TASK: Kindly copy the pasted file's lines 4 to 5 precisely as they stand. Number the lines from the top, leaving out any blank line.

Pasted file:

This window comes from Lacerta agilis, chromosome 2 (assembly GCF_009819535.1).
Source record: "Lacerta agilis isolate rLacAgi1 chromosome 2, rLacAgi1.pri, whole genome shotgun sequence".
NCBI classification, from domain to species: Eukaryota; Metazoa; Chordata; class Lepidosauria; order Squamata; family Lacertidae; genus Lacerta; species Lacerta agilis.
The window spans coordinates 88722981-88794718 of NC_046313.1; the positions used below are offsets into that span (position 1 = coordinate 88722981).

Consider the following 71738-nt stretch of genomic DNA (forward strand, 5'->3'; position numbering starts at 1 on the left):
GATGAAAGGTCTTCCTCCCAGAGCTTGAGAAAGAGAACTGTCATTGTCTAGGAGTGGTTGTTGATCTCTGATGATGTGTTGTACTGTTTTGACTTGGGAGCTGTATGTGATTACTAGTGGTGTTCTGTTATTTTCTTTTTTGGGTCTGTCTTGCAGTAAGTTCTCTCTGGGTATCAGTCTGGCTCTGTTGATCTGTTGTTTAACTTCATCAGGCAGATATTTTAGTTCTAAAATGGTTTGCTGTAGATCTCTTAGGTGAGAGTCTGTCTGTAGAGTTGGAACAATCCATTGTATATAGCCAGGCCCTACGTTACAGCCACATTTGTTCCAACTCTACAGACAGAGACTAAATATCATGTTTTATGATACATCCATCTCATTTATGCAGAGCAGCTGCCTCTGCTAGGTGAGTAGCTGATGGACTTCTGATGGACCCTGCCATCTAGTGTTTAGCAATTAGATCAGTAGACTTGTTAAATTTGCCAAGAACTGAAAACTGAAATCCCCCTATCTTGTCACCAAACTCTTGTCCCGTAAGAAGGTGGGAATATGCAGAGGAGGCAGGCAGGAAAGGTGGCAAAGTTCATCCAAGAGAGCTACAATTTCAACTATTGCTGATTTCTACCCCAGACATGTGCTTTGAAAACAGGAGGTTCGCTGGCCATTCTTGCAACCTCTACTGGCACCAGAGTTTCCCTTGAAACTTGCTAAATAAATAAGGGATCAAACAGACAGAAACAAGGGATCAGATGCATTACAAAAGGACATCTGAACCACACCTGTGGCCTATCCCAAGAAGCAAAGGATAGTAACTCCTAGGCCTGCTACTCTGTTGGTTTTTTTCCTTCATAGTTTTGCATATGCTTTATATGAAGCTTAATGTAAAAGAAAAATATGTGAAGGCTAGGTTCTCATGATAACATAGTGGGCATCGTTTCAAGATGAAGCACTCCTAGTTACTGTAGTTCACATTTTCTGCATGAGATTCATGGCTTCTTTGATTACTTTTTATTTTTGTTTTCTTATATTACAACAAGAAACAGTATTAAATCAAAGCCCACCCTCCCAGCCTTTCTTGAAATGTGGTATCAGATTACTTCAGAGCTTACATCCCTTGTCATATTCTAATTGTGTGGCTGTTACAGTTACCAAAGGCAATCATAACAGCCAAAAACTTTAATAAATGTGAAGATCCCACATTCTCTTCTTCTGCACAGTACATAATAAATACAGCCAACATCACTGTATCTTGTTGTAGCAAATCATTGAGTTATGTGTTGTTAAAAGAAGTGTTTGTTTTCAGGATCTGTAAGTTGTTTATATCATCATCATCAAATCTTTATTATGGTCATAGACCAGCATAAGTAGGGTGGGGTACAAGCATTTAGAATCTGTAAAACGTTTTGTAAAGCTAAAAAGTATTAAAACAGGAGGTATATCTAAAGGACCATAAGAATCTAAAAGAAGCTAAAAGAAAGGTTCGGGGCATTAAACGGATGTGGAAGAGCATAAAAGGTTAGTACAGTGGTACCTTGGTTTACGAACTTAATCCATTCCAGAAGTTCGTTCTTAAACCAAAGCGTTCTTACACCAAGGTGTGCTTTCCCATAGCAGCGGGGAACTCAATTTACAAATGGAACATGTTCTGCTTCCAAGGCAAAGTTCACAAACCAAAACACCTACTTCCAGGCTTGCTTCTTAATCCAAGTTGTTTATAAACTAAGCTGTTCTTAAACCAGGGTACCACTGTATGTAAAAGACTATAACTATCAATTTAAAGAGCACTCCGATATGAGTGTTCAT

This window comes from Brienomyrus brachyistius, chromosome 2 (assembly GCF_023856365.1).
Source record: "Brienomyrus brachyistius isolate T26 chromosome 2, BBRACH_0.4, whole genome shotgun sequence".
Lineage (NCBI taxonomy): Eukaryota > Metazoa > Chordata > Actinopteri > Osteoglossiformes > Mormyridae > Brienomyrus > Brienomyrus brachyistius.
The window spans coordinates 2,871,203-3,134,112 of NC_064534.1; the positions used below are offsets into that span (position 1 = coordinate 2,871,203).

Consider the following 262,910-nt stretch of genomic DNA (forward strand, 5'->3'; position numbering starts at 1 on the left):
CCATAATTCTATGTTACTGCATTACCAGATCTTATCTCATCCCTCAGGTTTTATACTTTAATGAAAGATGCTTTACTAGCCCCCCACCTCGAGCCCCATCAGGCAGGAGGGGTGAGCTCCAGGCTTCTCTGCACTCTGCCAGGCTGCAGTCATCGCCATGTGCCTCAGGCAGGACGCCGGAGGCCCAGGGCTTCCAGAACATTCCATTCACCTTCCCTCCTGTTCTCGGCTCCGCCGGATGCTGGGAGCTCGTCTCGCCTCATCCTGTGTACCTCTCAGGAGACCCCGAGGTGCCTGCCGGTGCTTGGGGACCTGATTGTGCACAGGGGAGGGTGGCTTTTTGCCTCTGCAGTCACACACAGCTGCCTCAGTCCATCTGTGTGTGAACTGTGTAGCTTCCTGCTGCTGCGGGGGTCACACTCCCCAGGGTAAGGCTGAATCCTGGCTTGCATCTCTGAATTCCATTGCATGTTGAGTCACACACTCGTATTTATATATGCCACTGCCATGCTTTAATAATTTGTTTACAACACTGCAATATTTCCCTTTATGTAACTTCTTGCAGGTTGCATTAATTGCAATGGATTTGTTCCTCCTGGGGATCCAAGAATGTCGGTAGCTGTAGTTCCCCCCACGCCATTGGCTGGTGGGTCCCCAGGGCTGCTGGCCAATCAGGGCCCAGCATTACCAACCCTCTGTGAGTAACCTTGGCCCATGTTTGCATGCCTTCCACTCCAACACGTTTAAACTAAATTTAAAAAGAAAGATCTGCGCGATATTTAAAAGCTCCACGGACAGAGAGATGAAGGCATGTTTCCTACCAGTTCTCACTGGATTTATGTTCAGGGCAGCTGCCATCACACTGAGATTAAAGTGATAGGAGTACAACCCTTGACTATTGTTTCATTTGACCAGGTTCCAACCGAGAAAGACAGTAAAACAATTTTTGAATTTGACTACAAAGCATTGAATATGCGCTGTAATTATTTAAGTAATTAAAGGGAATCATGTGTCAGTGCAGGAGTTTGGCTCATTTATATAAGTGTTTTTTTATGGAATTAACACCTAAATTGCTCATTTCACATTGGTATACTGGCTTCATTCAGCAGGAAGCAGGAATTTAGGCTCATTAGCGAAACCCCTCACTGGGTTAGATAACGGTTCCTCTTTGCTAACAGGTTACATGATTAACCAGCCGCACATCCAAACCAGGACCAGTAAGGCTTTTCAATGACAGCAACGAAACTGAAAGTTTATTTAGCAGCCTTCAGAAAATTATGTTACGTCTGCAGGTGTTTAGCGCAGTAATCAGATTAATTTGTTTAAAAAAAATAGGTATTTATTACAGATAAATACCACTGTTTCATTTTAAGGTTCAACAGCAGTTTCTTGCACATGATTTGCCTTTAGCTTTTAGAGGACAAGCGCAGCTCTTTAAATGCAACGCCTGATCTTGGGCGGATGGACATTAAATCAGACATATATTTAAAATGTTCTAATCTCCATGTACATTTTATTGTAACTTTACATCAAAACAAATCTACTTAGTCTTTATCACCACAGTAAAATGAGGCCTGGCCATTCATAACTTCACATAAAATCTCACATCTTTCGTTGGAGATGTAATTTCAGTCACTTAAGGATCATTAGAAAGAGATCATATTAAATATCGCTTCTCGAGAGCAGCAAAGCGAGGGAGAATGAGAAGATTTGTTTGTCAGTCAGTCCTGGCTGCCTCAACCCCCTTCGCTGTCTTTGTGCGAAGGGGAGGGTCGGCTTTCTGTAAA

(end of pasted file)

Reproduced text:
The window spans coordinates 88722981-88794718 of NC_046313.1; the positions used below are offsets into that span (position 1 = coordinate 88722981).

Consider the following 71738-nt stretch of genomic DNA (forward strand, 5'->3'; position numbering starts at 1 on the left):